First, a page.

On the last page of the article, California Senator Dianne Feinstein states that she “…would like to give consumers the power to keep their records out of databases.” She goes on to indicate “ the opt-in approach is the law in Europe.” That’s the giant step. The European Union may not have been able to decide on a constitution, but they’ve done one hell of a job insuring the privacy of their citizens. It’s like this, if you don’t want to, you don’t have to.

The law has been in effect since 1995 and, in ten years, there have been no widespread business losses, as far as I know. In the EU Data Protection Directive, the consumer must be given the choice to opt-out (which is basically opt-in, in reverse) of having business disclose their personal data or, using it for any purpose, other than that for which it was collected.

Further, an organization must give the consumer access to their private information, a stipulation that would probably horrify most junk mailers and data brokers in the U.S. There is no way they would want the American public to know just what and how much personal data has been collected on them. You can see another version of the law at the New England In-House site, a quarterly publication of Lawyers Weekly.

And then there’s the Law Blog from David Sorkin, a law professor in Chicago, who questions the Bush administration in pressuring European regulators to weaken their privacy standards. The President is worried about our financial institutions having difficulty conducting business abroad. I’m worried about our financial institutions having difficulty conducting business, without compromising our personal data, in the U.S. What about you?

Sorkin provides a link for the article: EU asked to tone down privacy standards. The whole idea is an insult to the American consumer and yet another example of how this administration favors business over the individual. Another piece, Congress fears European privacy standards, published just over three weeks earlier, apparently put Bush in motion when Cliff Stearns, R-Fla, called on him to take the matter up with the EU…quickly.

Both articles are dated (March of 2001), but show clear evidence where the Congress and the current administration are headed in protecting you against identity theft. And I say that, despite the recent ChoicePoint, LexisNexis, etc. incidents and the typical Congressional uproar that has resulted . Without pressure from grass roots efforts, Congress is not likely to enact legislation that would give you the giant step: the right to opt-in.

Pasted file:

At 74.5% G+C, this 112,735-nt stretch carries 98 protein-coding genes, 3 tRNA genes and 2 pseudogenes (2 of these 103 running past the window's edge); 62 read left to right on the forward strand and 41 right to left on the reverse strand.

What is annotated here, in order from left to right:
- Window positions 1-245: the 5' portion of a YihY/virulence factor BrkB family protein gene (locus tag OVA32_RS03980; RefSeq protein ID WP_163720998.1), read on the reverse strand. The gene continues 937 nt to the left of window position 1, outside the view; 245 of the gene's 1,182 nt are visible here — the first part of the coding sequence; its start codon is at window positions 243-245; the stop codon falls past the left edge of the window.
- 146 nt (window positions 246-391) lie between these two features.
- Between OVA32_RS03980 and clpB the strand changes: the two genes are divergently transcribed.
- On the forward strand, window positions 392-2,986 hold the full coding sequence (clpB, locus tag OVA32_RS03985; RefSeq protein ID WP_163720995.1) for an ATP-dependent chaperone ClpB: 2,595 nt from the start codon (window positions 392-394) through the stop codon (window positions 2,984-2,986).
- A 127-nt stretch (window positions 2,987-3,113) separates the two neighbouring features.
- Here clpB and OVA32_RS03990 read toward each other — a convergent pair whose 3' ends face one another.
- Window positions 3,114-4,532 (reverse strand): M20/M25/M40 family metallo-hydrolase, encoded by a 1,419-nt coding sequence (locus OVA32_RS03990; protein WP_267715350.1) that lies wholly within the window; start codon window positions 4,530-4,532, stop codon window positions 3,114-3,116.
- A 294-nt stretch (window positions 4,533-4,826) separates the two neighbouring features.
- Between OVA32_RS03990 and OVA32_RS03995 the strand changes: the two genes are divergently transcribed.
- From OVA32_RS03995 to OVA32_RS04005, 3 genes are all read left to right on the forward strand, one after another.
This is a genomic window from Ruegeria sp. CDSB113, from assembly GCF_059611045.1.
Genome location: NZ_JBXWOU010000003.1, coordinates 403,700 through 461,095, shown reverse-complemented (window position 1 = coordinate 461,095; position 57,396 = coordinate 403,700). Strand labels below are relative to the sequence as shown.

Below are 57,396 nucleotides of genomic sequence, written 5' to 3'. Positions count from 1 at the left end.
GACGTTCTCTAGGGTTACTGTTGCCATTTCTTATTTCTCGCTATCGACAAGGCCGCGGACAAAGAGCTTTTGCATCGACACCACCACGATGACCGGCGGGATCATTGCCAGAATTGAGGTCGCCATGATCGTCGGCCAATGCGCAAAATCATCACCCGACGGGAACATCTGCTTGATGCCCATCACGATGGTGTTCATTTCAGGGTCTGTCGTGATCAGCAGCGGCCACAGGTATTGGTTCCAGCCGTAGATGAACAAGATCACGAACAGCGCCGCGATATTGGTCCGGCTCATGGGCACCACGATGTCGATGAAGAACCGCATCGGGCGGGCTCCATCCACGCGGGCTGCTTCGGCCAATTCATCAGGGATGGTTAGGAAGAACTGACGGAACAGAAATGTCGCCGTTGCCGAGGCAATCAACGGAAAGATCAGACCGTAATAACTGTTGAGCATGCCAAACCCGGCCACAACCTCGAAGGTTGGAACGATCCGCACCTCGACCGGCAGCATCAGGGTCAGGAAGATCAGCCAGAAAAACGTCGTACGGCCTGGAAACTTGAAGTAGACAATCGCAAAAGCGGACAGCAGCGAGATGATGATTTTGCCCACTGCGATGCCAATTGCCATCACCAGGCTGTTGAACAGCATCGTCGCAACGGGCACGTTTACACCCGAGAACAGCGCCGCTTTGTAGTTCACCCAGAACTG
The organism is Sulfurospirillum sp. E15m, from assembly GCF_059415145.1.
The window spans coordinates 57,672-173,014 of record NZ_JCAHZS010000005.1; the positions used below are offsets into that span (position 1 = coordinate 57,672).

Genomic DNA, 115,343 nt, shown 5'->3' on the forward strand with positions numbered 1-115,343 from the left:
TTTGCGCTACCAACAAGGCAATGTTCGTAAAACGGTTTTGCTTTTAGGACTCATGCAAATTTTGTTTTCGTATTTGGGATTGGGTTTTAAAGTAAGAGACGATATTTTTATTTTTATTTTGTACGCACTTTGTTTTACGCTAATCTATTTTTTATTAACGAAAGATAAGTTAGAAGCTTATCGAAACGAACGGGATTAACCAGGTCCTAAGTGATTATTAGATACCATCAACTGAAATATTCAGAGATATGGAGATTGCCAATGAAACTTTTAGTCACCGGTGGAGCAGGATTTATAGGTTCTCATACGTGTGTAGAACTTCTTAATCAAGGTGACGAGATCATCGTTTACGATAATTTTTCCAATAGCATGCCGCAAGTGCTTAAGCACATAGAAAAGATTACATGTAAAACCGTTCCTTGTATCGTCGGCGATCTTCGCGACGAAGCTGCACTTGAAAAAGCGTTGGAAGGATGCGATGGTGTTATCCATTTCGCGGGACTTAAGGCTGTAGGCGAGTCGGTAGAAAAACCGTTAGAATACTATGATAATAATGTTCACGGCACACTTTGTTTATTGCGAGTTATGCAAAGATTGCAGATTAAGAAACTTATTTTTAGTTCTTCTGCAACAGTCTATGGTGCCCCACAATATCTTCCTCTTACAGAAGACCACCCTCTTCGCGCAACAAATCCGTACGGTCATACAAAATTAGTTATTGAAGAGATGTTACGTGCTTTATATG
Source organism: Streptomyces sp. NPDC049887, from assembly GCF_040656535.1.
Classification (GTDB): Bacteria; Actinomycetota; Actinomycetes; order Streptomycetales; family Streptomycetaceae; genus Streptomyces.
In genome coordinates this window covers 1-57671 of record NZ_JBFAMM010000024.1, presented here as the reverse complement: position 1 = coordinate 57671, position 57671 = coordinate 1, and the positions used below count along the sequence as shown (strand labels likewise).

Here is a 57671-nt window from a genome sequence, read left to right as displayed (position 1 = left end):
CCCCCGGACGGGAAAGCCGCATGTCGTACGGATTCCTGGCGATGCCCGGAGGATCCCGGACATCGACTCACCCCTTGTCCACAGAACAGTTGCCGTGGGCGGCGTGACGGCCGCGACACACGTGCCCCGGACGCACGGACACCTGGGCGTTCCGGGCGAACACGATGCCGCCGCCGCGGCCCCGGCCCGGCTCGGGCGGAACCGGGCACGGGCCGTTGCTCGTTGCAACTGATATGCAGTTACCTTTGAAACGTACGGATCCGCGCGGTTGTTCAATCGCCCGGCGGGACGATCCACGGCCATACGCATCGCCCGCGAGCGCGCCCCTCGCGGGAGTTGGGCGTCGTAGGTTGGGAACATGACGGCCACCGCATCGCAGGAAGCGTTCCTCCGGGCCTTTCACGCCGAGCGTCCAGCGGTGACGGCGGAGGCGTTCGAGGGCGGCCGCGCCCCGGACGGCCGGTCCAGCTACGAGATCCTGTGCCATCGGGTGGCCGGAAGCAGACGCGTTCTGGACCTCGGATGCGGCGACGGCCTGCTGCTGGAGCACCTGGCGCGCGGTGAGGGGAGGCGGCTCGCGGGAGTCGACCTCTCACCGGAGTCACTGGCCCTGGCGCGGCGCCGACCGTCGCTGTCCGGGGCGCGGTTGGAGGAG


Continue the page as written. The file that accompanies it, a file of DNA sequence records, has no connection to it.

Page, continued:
Although I admire the EU for the opt-in step, it still is not enough. We must pass a law that gives consumers 100% control over their names and personal data. If we can pull this off, maybe the EU will follow our lead.

Sunday, July 03, 2005

Junk Mail 101: The Internet, Cyberspace and Identity Theft

Stories abound over the beginnings of the Internet and the World Wide Web. Remember when we thought nothing could surpass television? Well, it did, and with a momentum that will be hard to duplicate in the future, if ever. With a series of commands on your computer, you can be anywhere, doing just about anything. But beware, because this medium of communications continues to take first prize for scams that will quickly relieve you of your money, your name, your personal data, and possibly even result in identity theft.

Of course, the junk mailers are there again, excitedly working their way through a goldmine of data that is currently the new wave in selling your name. While the old method using the postal address brings in around fifteen cents, your e-mail address is worth up to seventy-five cents, with an average of around twenty-five to thirty cents. And that would be OK if some of this money was going in your pocket.